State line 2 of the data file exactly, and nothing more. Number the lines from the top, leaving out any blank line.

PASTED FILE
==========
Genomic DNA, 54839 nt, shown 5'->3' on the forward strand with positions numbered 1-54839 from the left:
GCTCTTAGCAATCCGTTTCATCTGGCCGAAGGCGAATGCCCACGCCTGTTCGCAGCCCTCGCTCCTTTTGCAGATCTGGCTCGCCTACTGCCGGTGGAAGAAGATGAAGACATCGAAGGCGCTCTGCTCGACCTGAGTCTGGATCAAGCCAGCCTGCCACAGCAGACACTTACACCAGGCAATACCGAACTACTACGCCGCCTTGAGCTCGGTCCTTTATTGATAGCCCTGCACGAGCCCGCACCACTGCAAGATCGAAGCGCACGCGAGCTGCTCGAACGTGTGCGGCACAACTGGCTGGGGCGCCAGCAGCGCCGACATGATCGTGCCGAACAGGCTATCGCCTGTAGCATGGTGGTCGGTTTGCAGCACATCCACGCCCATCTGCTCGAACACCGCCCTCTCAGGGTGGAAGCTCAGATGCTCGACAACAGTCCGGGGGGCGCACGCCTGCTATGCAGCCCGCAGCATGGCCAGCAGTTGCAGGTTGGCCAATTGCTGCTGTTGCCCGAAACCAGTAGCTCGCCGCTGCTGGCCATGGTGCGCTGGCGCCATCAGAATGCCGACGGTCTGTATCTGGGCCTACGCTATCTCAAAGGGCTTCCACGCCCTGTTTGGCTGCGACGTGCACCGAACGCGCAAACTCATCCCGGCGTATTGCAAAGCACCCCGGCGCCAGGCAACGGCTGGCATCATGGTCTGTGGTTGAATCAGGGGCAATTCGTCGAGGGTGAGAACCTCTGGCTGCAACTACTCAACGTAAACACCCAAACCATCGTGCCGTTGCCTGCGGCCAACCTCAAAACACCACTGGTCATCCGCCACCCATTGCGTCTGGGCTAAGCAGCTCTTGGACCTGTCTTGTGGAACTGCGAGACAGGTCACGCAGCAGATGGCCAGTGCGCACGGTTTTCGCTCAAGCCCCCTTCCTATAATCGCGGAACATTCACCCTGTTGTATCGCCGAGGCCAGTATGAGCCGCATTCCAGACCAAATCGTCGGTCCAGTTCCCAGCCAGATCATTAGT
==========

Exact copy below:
GCTCTTAGCAATCCGTTTCATCTGGCCGAAGGCGAATGCCCACGCCTGTTCGCAGCCCTCGCTCCTTTTGCAGATCTGGCTCGCCTACTGCCGGTGGAAGAAGATGAAGACATCGAAGGCGCTCTGCTCGACCTGAGTCTGGATCAAGCCAGCCTGCCACAGCAGACACTTACACCAGGCAATACCGAACTACTACGCCGCCTTGAGCTCGGTCCTTTATTGATAGCCCTGCACGAGCCCGCACCACTGCAAGATCGAAGCGCACGCGAGCTGCTCGAACGTGTGCGGCACAACTGGCTGGGGCGCCAGCAGCGCCGACATGATCGTGCCGAACAGGCTATCGCCTGTAGCATGGTGGTCGGTTTGCAGCACATCCACGCCCATCTGCTCGAACACCGCCCTCTCAGGGTGGAAGCTCAGATGCTCGACAACAGTCCGGGGGGCGCACGCCTGCTATGCAGCCCGCAGCATGGCCAGCAGTTGCAGGTTGGCCAATTGCTGCTGTTGCCCGAAACCAGTAGCTCGCCGCTGCTGGCCATGGTGCGCTGGCGCCATCAGAATGCCGACGGTCTGTATCTGGGCCTACGCTATCTCAAAGGGCTTCCACGCCCTGTTTGGCTGCGACGTGCACCGAACGCGCAAACTCATCCCGGCGTATTGCAAAGCACCCCGGCGCCAGGCAACGGCTGGCATCATGGTCTGTGGTTGAATCAGGGGCAATTCGTCGAGGGTGAGAACCTCTGGCTGCAACTACTCAACGTAAACACCCAAACCATCGTGCCGTTGCCTGCGGCCAACCTCAAAACACCACTGGTCATCCGCCACCCATTGCGTCTGGGCTAAGCAGCTCTTGGACCTGTCTTGTGGAACTGCGAGACAGGTCACGCAGCAGATGGCCAGTGCGCACGGTTTTCGCTCAAGCCCCCTTCCTATAATCGCGGAACATTCACCCTGTTGTATCGCCGAGGCCAGTATGAGCCGCATTCCAGACCAAATCGTCGGTCCAGTTCCCAGCCAGATCATTAGT